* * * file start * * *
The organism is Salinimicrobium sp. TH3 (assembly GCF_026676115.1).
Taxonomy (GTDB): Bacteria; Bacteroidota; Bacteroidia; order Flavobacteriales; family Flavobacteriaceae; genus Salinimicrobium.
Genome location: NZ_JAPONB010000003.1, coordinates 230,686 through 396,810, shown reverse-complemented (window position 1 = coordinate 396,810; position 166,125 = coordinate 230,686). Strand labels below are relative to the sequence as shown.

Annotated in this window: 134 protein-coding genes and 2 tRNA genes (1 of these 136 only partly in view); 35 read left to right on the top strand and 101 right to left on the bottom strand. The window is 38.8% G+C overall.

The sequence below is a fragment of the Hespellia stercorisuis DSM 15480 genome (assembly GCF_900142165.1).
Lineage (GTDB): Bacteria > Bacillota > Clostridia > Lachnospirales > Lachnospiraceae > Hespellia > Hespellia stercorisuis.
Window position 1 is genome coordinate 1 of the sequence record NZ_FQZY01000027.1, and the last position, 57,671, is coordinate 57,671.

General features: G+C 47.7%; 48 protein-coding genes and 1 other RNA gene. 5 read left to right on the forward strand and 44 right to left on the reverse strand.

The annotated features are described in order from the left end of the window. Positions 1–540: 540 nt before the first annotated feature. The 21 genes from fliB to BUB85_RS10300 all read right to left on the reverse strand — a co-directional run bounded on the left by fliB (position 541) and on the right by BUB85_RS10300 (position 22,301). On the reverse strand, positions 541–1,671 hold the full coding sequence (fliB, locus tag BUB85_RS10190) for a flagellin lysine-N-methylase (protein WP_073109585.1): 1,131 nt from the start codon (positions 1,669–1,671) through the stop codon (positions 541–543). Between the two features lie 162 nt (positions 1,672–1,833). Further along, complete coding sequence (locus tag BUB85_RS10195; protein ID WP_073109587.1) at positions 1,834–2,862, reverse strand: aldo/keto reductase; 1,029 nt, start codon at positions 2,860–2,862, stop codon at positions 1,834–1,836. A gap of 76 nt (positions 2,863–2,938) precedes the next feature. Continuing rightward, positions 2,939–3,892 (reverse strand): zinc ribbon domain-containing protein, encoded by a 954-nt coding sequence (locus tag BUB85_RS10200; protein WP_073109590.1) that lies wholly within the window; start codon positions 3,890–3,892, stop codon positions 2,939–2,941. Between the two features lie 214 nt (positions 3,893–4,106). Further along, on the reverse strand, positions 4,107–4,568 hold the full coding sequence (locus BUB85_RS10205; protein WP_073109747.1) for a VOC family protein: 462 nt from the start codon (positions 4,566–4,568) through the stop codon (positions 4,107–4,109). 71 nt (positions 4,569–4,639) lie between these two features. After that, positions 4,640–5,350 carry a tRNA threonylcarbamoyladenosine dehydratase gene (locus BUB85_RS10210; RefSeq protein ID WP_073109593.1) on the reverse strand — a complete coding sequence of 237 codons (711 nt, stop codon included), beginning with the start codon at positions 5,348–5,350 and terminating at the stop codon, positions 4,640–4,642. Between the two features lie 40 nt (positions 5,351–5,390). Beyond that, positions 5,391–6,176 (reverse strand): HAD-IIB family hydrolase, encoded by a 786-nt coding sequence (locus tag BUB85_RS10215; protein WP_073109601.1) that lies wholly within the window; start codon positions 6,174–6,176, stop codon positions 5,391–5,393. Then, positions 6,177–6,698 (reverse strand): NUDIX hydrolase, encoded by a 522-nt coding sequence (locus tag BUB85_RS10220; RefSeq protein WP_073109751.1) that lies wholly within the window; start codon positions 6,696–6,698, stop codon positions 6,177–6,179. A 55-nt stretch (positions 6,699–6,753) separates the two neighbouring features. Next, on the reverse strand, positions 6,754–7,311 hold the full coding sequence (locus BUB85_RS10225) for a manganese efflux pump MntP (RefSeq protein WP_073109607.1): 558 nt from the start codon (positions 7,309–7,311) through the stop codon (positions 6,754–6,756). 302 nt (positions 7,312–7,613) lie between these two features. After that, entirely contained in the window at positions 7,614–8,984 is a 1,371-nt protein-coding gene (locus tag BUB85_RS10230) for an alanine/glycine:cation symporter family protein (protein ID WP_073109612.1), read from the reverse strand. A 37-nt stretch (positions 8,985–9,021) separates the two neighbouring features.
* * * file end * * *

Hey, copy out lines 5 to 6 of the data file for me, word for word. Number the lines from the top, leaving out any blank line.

The sequence below is a fragment of the Hespellia stercorisuis DSM 15480 genome (assembly GCF_900142165.1).
Lineage (GTDB): Bacteria > Bacillota > Clostridia > Lachnospirales > Lachnospiraceae > Hespellia > Hespellia stercorisuis.